America's imagined revolution: narrative and politics in the historical novel of Reconstruction

Hughes, T. (2019) America's imagined revolution: narrative and politics in the historical novel of Reconstruction. PhD thesis, University of Nottingham.

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This thesis explores late nineteenth- and early twentieth-century novels about Reconstruction in the American South, identifying a sub-genre of the historical novel

dedicated to narrating Reconstruction as revolutionary history. Operating at the margins of political and historical fiction, the writers studied excavate generic and temporal registers in the historical novel that enable them imagine revolution in ways that eschew a narrative of

transition designed to describe the bourgeois-democratic nation-state to the exclusion of plantation societies.

The Introduction examines the ways in which Reconstruction and its literature seem to negate critical languages and narrative models for discussing revolution. In response, it lays out the formal parameters of the historical novel of Reconstruction, focusing on an anachronistic treatment of historical time which acts as a rubric for imagining

revolutionary dynamics specific to plantation society. Each chapter pairs the political and literary lenses through which writers view Reconstruction as revolution. In Chapter One, George Washington Cable’s allegorical form is explored alongside his account of a shifting public/private divide in the South. Chapter Two analyses Albion Tourgée’s ambivalence towards the revolutionary state through his ironic account of sincerity as a means of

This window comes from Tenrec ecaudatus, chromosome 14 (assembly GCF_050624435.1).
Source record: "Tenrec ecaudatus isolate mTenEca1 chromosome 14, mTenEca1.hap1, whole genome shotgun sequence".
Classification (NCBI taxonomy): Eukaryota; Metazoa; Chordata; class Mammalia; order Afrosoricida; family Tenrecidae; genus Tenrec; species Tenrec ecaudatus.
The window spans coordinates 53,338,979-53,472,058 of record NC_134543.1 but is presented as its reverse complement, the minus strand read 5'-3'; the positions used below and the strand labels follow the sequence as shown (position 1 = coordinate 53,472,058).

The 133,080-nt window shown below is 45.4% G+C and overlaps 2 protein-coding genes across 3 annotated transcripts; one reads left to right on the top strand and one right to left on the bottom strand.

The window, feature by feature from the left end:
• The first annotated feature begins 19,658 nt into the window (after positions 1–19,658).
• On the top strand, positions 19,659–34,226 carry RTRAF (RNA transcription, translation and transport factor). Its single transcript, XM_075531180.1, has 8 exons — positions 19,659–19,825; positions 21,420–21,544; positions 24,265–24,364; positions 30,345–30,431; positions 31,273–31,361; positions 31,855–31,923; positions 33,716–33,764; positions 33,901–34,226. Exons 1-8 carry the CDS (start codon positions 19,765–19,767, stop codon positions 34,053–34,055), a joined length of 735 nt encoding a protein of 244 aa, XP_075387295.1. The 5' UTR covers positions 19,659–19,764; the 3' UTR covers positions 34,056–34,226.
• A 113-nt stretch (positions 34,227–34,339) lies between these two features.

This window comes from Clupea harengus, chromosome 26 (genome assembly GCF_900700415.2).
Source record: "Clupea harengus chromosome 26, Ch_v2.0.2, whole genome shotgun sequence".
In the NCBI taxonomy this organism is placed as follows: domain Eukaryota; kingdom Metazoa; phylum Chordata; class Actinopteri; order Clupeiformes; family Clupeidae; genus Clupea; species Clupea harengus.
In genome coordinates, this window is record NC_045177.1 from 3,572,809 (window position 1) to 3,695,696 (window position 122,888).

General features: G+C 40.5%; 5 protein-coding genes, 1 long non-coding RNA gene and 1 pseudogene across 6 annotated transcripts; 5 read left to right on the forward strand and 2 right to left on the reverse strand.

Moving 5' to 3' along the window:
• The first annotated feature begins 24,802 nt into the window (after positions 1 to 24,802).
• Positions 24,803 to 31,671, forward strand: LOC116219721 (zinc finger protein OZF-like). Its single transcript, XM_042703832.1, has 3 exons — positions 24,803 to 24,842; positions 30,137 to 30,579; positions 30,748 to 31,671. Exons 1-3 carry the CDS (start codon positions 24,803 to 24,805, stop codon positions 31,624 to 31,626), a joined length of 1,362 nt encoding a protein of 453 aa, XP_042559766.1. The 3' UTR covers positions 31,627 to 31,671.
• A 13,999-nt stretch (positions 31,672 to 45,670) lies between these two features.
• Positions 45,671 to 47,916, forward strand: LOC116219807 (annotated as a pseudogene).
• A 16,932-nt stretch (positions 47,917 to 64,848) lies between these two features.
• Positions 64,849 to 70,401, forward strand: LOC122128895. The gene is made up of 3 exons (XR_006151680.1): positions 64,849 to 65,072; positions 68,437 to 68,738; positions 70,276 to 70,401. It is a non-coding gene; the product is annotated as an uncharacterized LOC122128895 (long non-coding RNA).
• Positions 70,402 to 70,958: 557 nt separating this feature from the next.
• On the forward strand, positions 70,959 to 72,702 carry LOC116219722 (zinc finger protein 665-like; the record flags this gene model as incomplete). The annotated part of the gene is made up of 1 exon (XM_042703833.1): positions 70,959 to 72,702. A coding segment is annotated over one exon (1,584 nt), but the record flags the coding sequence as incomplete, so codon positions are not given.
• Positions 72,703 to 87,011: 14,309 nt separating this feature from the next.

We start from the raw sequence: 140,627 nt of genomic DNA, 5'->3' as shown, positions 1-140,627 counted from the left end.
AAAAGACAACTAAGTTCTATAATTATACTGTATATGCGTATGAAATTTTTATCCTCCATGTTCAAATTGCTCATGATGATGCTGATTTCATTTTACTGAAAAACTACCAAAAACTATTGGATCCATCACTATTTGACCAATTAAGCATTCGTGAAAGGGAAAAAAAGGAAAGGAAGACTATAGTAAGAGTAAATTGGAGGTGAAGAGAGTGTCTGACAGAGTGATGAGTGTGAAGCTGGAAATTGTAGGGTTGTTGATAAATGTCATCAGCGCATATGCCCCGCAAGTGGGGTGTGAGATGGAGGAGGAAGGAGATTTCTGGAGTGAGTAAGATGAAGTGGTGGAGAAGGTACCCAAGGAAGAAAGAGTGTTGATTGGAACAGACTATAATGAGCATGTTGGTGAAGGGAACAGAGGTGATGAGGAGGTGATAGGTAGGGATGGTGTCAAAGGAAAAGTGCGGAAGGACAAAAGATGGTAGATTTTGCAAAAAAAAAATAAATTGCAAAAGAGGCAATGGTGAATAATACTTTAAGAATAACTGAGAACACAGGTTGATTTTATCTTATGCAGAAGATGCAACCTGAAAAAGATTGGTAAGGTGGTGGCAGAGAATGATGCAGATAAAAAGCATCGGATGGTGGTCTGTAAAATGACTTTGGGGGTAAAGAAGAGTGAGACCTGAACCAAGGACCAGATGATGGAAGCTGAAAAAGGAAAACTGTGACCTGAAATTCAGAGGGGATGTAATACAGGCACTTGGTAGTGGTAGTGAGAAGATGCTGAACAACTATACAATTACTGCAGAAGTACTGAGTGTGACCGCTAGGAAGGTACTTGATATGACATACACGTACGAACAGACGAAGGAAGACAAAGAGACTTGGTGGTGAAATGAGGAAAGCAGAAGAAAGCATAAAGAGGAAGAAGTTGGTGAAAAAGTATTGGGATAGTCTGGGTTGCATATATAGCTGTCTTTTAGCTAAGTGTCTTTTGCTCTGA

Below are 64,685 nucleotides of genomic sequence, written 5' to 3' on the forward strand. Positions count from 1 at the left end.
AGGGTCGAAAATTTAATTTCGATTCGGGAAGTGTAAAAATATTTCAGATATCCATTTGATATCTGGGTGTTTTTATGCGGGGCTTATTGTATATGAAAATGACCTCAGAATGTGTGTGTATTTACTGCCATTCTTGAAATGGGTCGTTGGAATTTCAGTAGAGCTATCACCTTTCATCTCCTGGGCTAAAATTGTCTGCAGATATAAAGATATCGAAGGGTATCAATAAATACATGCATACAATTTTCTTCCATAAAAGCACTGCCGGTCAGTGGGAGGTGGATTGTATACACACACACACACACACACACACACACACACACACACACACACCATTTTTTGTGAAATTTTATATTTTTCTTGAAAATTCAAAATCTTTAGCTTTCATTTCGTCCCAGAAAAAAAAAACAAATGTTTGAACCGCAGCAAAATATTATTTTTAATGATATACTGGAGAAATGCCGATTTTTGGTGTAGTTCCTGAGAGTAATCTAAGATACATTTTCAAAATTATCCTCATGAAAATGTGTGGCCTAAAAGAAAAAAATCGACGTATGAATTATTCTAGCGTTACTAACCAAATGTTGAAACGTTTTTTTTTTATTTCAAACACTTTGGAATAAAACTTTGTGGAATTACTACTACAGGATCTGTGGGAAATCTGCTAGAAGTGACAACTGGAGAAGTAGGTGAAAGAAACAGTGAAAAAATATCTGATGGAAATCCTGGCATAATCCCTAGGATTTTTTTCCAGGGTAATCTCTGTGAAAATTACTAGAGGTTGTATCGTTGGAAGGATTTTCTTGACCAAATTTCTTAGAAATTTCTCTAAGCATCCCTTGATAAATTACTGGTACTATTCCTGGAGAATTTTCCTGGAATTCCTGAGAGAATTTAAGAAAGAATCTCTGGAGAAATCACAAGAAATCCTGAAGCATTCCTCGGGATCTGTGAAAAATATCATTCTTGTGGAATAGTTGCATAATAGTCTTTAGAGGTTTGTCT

describing social custom. Chapter Three reads Charles Chesnutt and Frances Harper’s adoption of the passing genre as expressive of the temporality of Reconstruction’s

revolutionary event. Chapter Four investigates W.E.B. Du Bois’ long development of a counterfactual narrative of the peasant political subject, from his unpublished first novel

Scorn: a Romance (1905) through Black Reconstruction (1935).

By reading narrative form in relation to political, legal and historiographical accounts of Reconstruction, the thesis argues that these writers do important theoretical work in framing revolution as an afterlife of slavery. In part through a reading of Chesnutt’s The Marrow of Tradition (1901), the Conclusion elaborates on the aporetic nature of this theoretical work and its relationship to the kinds of revolutionary dynamic plotted through the thesis.

Item Type: Thesis (University of Nottingham only) (PhD)
Supervisors: Hutchison, Anthony
Monteith, Sharon
Keywords: Reconstruction, Slavery, American literature, Revolution, Historical novel
Subjects: P Language and literature > PS American literature
Faculties/Schools: UK Campuses > Faculty of Arts > School of American and Canadian Studies
Item ID: 59485
Depositing User: Hughes, Tomos
Date Deposited: 25 Mar 2020 11:05
Last Modified: 06 May 2020 09:32

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